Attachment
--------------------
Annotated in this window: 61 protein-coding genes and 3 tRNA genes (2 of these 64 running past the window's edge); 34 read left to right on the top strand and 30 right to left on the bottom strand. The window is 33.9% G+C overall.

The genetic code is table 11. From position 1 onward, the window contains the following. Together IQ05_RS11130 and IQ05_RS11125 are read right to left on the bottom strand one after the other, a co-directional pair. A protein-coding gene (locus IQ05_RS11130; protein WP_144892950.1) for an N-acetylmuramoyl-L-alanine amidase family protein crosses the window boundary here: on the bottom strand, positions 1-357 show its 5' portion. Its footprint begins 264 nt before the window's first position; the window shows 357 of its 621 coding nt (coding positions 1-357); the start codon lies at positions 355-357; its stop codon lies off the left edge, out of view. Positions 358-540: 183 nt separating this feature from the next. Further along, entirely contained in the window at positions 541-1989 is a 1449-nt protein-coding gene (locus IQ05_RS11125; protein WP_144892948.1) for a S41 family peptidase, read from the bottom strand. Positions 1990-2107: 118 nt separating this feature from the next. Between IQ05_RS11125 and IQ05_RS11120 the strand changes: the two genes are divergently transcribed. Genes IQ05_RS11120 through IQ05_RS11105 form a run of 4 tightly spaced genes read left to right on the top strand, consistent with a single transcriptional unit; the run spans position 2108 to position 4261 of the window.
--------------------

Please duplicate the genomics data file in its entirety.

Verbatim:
Annotated in this window: 61 protein-coding genes and 3 tRNA genes (2 of these 64 running past the window's edge); 34 read left to right on the top strand and 30 right to left on the bottom strand. The window is 33.9% G+C overall.

The genetic code is table 11. From position 1 onward, the window contains the following. Together IQ05_RS11130 and IQ05_RS11125 are read right to left on the bottom strand one after the other, a co-directional pair. A protein-coding gene (locus IQ05_RS11130; protein WP_144892950.1) for an N-acetylmuramoyl-L-alanine amidase family protein crosses the window boundary here: on the bottom strand, positions 1-357 show its 5' portion. Its footprint begins 264 nt before the window's first position; the window shows 357 of its 621 coding nt (coding positions 1-357); the start codon lies at positions 355-357; its stop codon lies off the left edge, out of view. Positions 358-540: 183 nt separating this feature from the next. Further along, entirely contained in the window at positions 541-1989 is a 1449-nt protein-coding gene (locus IQ05_RS11125; protein WP_144892948.1) for a S41 family peptidase, read from the bottom strand. Positions 1990-2107: 118 nt separating this feature from the next. Between IQ05_RS11125 and IQ05_RS11120 the strand changes: the two genes are divergently transcribed. Genes IQ05_RS11120 through IQ05_RS11105 form a run of 4 tightly spaced genes read left to right on the top strand, consistent with a single transcriptional unit; the run spans position 2108 to position 4261 of the window.